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Windows 10’s latest feature means you might never pick up your phone again

Date published: 2019-10-09
Originally published: Here. Excerpt below.

Windows 10’s latest preview build for the update due in the first half of 2020 has hit the fast ring and majorly beefed up the Your Phone app, giving Android smartphone owners the ability to make (and receive) phone calls directly from their PC.
Build 18999 (20H1) introduces the ‘Calls’ feature to Your Phone which lets you answer calls on your PC, or if you prefer, decline a call with some predefined text, or send it directly to voicemail.
You can also fire up a phone call using the in-app dialer or direct from your contacts list. Furthermore, Your Phone gives users the ability to transfer calls between the PC and handset in a seamless manner, apparently.
Naturally, calls will use your PC’s speakers and you’ll need a microphone hooked up to your computer.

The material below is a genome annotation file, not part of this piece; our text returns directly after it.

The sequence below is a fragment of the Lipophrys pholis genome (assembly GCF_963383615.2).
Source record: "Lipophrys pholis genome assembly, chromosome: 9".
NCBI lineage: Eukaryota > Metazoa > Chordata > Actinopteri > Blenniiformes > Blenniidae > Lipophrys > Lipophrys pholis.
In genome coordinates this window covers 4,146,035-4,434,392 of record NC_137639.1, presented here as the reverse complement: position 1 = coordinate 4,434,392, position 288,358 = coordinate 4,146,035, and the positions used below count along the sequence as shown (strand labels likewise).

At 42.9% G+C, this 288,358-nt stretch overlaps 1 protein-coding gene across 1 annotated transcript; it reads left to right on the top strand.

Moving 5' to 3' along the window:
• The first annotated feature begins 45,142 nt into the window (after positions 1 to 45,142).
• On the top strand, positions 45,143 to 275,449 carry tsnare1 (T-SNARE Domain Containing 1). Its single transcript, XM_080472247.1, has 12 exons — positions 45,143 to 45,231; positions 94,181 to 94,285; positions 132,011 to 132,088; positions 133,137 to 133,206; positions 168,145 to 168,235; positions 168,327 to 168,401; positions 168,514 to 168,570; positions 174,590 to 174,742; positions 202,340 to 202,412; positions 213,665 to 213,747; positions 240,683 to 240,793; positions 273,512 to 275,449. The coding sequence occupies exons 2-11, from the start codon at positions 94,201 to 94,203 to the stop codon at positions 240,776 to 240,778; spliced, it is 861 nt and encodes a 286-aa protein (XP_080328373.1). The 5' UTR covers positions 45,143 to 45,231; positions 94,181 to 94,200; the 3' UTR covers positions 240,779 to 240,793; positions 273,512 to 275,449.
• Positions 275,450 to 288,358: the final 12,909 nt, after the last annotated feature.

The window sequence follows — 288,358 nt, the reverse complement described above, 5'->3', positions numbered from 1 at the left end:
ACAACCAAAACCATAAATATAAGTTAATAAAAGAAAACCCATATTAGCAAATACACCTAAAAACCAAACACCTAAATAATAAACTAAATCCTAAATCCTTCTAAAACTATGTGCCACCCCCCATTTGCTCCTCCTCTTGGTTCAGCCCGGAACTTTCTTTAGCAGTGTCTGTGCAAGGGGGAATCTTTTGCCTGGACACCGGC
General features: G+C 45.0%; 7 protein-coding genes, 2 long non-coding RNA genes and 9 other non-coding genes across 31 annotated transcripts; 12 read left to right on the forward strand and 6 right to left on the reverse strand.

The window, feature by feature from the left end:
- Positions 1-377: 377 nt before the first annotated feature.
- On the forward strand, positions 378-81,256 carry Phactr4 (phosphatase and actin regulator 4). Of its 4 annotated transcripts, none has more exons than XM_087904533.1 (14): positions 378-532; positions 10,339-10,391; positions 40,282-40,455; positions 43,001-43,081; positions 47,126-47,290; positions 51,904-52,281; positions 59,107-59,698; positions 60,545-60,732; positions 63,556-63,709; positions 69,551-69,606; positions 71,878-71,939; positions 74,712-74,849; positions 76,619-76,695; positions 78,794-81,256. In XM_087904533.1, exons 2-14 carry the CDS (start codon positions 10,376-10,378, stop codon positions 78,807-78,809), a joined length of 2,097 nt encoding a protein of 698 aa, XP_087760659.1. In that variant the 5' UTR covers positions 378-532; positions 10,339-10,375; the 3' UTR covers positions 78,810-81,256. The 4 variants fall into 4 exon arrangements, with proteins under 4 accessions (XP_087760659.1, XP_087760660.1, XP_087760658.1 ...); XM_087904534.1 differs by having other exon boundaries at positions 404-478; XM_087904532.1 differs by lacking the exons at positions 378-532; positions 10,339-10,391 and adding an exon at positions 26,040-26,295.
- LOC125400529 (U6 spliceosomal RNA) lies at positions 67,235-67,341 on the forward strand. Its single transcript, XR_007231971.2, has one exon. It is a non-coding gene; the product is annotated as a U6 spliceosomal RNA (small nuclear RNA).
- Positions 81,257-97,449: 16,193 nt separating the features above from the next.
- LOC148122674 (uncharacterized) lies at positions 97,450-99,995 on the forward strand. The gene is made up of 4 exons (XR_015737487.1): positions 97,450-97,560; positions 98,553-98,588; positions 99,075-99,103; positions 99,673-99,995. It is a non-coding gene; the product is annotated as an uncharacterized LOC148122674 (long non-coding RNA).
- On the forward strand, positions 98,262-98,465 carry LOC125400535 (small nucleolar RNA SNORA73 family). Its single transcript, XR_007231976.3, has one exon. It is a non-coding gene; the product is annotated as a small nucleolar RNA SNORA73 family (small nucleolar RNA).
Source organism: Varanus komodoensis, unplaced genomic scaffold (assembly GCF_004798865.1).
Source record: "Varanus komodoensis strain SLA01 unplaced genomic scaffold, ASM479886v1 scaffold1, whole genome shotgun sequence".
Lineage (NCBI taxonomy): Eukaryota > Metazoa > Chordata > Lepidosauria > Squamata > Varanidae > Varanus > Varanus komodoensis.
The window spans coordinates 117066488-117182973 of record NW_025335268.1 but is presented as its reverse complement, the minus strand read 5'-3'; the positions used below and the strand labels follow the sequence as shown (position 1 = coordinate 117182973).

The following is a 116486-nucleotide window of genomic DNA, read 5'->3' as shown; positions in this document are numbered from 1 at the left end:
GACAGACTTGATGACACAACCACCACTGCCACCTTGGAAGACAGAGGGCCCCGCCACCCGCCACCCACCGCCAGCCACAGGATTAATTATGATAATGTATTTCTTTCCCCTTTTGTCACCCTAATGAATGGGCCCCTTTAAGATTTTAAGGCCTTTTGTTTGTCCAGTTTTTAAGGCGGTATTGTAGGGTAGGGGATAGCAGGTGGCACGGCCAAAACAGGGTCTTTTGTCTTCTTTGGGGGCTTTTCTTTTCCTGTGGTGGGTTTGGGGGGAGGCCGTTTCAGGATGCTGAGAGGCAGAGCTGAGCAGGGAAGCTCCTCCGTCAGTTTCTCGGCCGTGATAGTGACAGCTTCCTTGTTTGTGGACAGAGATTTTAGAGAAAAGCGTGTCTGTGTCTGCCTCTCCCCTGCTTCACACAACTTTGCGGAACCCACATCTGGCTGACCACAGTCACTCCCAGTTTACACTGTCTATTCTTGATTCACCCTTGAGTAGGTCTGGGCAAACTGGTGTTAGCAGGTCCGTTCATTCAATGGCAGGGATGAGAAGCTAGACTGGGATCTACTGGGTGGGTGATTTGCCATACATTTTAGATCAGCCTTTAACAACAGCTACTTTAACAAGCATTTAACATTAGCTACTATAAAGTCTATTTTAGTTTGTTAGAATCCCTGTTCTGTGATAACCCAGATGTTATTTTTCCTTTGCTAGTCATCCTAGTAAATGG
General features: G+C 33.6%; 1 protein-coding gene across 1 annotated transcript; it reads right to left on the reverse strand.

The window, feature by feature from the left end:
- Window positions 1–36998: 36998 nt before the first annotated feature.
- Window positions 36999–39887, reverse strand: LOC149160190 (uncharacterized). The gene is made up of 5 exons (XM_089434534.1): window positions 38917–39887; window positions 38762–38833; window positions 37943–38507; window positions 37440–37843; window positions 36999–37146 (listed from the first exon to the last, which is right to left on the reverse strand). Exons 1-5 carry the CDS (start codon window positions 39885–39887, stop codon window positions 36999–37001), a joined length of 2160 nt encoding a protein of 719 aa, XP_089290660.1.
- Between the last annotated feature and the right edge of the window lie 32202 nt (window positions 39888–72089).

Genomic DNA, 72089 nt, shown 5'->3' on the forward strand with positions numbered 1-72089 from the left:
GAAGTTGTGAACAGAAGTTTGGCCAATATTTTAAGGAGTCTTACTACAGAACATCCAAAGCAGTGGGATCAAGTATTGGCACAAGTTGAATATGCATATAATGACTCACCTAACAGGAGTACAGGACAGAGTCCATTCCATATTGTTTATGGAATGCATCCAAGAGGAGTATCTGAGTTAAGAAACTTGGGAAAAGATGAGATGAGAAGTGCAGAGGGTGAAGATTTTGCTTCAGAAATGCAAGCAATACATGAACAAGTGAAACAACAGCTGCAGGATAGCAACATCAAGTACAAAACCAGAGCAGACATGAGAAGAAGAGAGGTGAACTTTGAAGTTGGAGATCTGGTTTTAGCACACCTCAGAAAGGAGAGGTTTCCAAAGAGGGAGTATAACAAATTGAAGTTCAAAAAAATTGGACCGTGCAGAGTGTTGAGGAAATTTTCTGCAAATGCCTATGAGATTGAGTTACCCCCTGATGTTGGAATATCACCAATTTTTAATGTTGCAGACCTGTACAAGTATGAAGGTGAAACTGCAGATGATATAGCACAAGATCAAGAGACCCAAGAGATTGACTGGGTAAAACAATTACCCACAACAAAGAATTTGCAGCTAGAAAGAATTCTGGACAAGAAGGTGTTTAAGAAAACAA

Microsoft further noted that the app will also keep a log of recent calls – at this point, privacy activists’ hackles may well be starting to bristle – and you can access that call history and make calls to folks directly from there as an extra convenience.
Your Phone already lets you text from your PC and receive phone notifications on the desktop, and Microsoft is constantly developing the app these days, with the apparent intention of letting you do pretty much everything from within Windows 10.
One of the most recent other changes is the addition of a charge level indicator so you can tell if your smartphone has finished charging without actually having to go pick it up.
As mentioned, you need to be a Windows 10 tester to benefit from this feature, and rather confusingly, after introducing this functionality as part of the 20H1 update, later in the blog post, Microsoft says: “This feature will gradually roll out to Insiders on 19H1 builds or newer, so it may take a few days to be available inside the Your Phone app.”
So it will be a gradual rollout, which is par for the course these days, but seemingly it’s coming to 19H1 builds (or newer), with Microsoft noting that it requires a “minimum Windows 10 bu ...

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— NUS Trivia | tech news (@NusTrivia) October 9, 2019